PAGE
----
Once considered nemeses in the early days of computers, tech giants IBM and Apple recently decided to set aside their differences in a historically contradictory partnership. The relationship between the two is much different now than it was in the 1980s. If you visited Apple's campus in Cupertino, California today, you might be greeted by over 100 IBM employees found working on forthcoming iOS apps for IBM clientele – Citigroup, Sprint, and others.

But Apple isn't the only company undergoing transformation. IBM provides employment to over 380,000 people, over half of which are now using MacBooks, meaning IBM is on its way to becoming the world's largest corporation to collectively make use of Apple's laptop computers.

Now rivaled by the contemporary culture of smaller startup companies in Silicon Valley, IBM is tasked with using its self-described "innovation" and massive scale "to turn culture into a competitive advantage," IBM CIO Jeff Smith told WSJ. Partnering with Apple, he believes, may be the answer.

The times have changed, and the name IBM bears far less meaning today than it did 30 years ago. In fact, the company's revenue has been on an incessant decline for the past 13 quarters. As a result, IBM has decided to stress data analytics, security, as well as mobile and cloud computing over traditional hardware sales.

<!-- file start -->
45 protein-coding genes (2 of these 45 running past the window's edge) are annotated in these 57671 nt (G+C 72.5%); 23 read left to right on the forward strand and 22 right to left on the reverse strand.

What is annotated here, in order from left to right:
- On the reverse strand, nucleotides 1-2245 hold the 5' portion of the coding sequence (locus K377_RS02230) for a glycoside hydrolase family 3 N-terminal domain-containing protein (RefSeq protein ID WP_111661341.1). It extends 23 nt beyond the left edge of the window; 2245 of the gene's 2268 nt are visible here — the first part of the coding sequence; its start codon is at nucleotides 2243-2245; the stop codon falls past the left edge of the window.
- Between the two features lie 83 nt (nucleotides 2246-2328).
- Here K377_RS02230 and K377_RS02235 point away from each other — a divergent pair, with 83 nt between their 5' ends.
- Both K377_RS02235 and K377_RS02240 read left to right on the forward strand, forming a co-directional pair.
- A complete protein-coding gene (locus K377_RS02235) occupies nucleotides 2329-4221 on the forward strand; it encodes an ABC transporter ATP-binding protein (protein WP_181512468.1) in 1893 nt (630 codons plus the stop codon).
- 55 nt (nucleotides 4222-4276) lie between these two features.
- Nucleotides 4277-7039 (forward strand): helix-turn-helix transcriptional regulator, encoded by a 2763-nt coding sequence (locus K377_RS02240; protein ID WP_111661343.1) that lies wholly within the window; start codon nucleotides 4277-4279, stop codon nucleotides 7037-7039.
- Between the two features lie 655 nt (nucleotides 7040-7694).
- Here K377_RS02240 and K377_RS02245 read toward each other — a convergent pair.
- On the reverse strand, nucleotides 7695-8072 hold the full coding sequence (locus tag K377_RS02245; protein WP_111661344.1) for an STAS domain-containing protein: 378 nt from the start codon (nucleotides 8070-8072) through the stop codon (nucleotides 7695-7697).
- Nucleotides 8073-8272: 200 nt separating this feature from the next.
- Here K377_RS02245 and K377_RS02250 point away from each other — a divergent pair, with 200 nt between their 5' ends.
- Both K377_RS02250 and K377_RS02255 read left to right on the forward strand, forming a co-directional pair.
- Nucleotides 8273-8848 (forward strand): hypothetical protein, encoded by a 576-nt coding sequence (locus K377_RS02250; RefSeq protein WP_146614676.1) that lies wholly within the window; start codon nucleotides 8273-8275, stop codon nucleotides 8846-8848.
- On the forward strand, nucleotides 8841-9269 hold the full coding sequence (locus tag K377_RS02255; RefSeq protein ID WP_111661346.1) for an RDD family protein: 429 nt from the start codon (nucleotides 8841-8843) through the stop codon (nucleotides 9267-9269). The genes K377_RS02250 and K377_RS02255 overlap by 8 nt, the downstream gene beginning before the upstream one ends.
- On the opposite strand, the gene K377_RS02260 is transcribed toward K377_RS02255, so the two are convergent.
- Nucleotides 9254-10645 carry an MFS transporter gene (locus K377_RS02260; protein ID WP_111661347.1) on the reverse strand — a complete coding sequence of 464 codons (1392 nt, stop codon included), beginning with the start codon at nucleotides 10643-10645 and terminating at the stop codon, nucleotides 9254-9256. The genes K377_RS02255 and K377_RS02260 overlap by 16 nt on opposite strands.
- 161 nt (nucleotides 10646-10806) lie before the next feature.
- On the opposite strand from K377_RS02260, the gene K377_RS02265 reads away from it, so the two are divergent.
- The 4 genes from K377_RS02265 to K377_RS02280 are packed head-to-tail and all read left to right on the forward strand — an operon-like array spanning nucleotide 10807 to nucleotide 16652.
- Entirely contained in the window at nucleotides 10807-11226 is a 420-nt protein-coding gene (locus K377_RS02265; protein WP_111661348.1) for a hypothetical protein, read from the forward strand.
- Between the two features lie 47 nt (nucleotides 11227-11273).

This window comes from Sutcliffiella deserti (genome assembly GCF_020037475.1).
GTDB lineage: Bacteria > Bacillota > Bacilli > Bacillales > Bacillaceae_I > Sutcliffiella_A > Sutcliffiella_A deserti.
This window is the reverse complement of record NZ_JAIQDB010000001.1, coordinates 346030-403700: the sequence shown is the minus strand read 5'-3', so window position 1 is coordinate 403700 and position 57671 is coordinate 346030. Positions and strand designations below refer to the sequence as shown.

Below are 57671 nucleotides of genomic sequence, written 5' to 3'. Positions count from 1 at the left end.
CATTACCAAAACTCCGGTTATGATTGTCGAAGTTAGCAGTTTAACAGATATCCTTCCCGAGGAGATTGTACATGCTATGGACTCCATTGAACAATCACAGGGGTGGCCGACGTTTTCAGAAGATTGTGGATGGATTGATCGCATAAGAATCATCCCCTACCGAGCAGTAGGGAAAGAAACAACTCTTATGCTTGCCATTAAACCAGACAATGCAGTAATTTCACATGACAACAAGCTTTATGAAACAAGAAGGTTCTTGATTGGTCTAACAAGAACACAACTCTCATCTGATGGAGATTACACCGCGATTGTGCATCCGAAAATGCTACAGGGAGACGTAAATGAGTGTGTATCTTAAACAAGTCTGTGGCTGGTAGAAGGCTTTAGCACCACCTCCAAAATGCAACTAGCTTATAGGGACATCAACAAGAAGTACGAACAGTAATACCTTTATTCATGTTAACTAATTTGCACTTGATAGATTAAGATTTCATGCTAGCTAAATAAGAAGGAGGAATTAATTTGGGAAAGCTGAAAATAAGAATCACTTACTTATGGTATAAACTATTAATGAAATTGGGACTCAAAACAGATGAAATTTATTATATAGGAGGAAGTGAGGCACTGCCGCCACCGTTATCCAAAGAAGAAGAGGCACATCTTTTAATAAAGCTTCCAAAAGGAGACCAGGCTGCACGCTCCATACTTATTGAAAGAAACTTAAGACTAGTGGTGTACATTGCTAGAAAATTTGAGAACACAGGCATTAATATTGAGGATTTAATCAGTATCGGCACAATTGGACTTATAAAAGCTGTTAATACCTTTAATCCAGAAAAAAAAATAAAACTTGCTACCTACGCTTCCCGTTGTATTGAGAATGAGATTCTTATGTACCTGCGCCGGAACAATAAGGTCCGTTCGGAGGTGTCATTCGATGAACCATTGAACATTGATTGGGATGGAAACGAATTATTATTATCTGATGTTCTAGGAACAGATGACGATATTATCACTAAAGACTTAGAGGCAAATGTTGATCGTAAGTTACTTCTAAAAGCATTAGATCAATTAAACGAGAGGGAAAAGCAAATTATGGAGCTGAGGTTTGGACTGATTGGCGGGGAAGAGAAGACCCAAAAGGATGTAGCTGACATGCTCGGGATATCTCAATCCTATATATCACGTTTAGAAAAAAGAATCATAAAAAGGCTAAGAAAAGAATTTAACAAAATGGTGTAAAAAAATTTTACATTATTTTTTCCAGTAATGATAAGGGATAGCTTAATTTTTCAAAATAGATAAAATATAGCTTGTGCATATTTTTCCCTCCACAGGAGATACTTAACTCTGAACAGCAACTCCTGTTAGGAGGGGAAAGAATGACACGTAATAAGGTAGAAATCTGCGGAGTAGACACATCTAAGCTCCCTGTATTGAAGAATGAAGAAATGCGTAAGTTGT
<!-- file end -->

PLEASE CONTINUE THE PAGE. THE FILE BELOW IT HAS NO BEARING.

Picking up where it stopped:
Likewise, IBM is making an effort to attain relevance once again by partnering with more pertinent tech companies, namely Apple, Twitter, and Facebook. Smith suggests these companies offer IBM "an aspiration to do do something quite special, but leverage what we're strong at."

While it's too premature to tell if these partnerships appear to be benefiting IBM, providing its customers and employees with computing tools considered the standard by the rest of Silicon Valley is unquestionably a safe place for IBM to begin its reformation.

Seeing as it was only three years ago that IBM restricted the internal use of Siri over security concerns, its employees were ecstatic, and presumably shocked, about the announcement that 185,000 IBM workers would be equipped with MacBooks.

The app development partnership between IBM and Apple was revealed back in July 2014. 43,000 iPads were sent to its sales force, with current support for over 110,000 iPads, iPhones, and MacBooks in total. Smith estimates that IBM will manage 50,000 MacBooks by the year's end, with that number expected to eventually multiply by four.

Moving forward from that collaborative effort, IBM's newfound rapport with Apple was conceived to aid its customers in distributing thousands of Mac computers. Last fall, Workplace as a Service VP Fletcher Previn was sent to Apple's HQ for a week to observe how Apple prepares its own employees to begin using Macs. Thanks to this experience, IBM can now coach its own employees on OS X, with instruction straight from the horse's mouth.